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“Straight acting” gay men are 37% more likely to believe feminine gays give the community a bad name, study finds.

“Straight acting” gay men are 37% more likely to believe feminine gays give the community a bad name

Results from a European award-winning study released today found that those who had not experienced homophobia in school were more than twice as likely to have used the phrase ‘straight acting’ to describe themselves, with 56% of those who indicated that they had not experienced homophobia in school reporting that they have used the term “straight acting”, compared to 25% of those who indicated that they had experienced homophobia in school.

Respondents who self-defined as “straight acting” were also:

  • 37% more likely to agree with the statement ‘Feminine gay men give gay men like me a bad reputation’ than those who did not.
  • 33% less likely to indicate that they have faced homophobia or discrimination on the basis of their sexuality in the last 5 years.
  • 35% more likely to agree with the statement, ‘I identify more with the heterosexual community than with the gay community.’

The award-winning study surveyed 280 gay men based in the United Kingdom and the U.S. state of California. The findings suggest that gay men who had described themselves as “straight acting” were less likely to have directly experienced homophobia, less likely to see issues like discrimination as something that could personally effect them, and in turn, less likely to challenge homophobia when they see it. Meanwhile, those who had directly experienced the consequences of homophobia and discrimination were more likely to take an active role in trying to improve society’s perceptions of their community, fighting to change the value attached to their group rather than dissociating themselves from it.

Cal Strode, who authored the study, said:

“We all strive to have a positive self-conception, we want to believe that any group we belong to is positively distinct from others. Social Identity Theory suggests that if we feel this is not the case, we will either be compelled to try to migrate to another group with perceived higher status, or fight to change the values attached to the group we belong to.

He added: “This certainly seems to chime with a lot of what we see in the gay community today. Feminine gay men are caught in the crossfire of a battle that self described ‘straight acting’ gay men are having with themselves. The way gay men market themselves is more visible than ever before because of the rise of apps like Grindr. This brings things like femphobia (and racism) to the surface, and we need to take every opportunity to challenge that.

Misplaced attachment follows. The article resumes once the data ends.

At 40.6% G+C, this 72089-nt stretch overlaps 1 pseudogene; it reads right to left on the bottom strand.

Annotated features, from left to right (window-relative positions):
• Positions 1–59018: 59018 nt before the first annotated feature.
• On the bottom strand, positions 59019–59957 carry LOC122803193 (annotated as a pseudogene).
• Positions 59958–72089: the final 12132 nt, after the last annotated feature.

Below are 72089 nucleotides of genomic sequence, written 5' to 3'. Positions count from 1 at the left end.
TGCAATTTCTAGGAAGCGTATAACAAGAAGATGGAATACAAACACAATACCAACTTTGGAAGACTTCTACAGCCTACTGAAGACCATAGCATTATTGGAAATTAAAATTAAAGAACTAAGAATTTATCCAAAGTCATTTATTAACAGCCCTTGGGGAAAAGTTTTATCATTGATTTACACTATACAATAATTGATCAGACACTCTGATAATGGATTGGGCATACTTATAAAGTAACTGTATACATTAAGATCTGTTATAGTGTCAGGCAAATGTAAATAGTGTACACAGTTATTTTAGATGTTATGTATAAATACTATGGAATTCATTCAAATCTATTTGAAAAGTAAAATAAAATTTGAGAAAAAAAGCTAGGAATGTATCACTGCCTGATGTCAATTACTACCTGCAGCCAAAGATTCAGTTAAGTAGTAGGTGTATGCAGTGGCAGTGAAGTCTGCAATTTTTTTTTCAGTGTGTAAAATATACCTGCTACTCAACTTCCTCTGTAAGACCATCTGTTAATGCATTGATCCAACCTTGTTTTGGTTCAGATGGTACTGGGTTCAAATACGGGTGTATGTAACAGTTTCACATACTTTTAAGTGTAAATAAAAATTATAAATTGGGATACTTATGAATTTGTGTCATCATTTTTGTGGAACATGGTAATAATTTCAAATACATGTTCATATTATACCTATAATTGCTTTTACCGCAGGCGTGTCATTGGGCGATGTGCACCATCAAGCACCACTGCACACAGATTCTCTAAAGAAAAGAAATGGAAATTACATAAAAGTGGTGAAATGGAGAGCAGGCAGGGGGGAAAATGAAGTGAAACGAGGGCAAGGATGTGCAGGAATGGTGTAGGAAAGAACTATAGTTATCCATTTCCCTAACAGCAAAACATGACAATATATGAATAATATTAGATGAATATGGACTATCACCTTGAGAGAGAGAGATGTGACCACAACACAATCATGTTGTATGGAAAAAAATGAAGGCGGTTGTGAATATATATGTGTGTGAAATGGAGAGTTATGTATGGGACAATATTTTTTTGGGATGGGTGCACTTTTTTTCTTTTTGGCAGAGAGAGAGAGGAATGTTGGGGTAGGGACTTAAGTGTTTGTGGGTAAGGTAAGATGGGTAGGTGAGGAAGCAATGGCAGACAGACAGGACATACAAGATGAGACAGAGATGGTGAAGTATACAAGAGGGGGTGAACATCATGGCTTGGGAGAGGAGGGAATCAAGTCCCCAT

“It’s not helpful to demonise people who use the term ‘straight acting’, but we should challenge them to realise when they’re speaking from a place of internalised homophobia or a position of ‘pass privilege’. We can’t expect everyone to have an academic understanding of oppression, privilege and the role they themselves are playing in things, so we have to find constructive ways to start conversations and challenge people in ways that brings them along with us”

While the findings make for uncomfortable reading, Fernando Lopez, LGBT History expert and Director at San Diego Pride believes they are not exclusive to the gay community: “This is actually common across socially stigmatised groups. You often see examples of attempted identity migration over to a group with the perceived higher status, though this is only really an option when the boundaries between the two groups are perceived to be permeable for those who can ‘pass’,” he explained.

“For example, we might see Latino people changing their names (something we call “whiting-out your name” here in California). I know of a lot of people who go by John, for example, whereas their real name is Juan, or Michael when their real name is Miguel. Mine would be Frank or something for example –but I like Fernando!

“If people expressing these views can pass as straight in their day to day lives, then they don’t have to deal with that same kind of discrimination. But for the people who live a different kind of life and have more of a struggle for standing out as not masculine, it means more to them to become activists and to do something: they have seen the oppression in a way that somebody who can pass as straight never does.

“A big part of homophobia, internalized and otherwise, rests in chauvinism and ‘femophobia’: the fear of all things feminine and being feminine, because it is seen as weak. This isn’t a new thing, but it’s certainly more visible and pervasive than ever before because of the rise of apps like “Grindr” and other dating apps where we can see the way people are marketing themselves. The trend of some gay men excessively using hyper-masculine language is symptomatic of this–terms like “dude” and “bro” etc.

“Interestingly, because the media would initially only portray gay men as this sort of hyper-effeminate caricature, gay men of the ’70s rebelled against that and that’s where the bodybuilding movement came from. That’s where the whole grungy men of the 70’s with beards and bushy hair etc originated. They all wore flannel and work boots etc. That style was very much an intentional decision to hyper-masculinise the gay male community, so as to push-back against the heterosexual male run media. Today it seems that more people are pushing back against themselves.”

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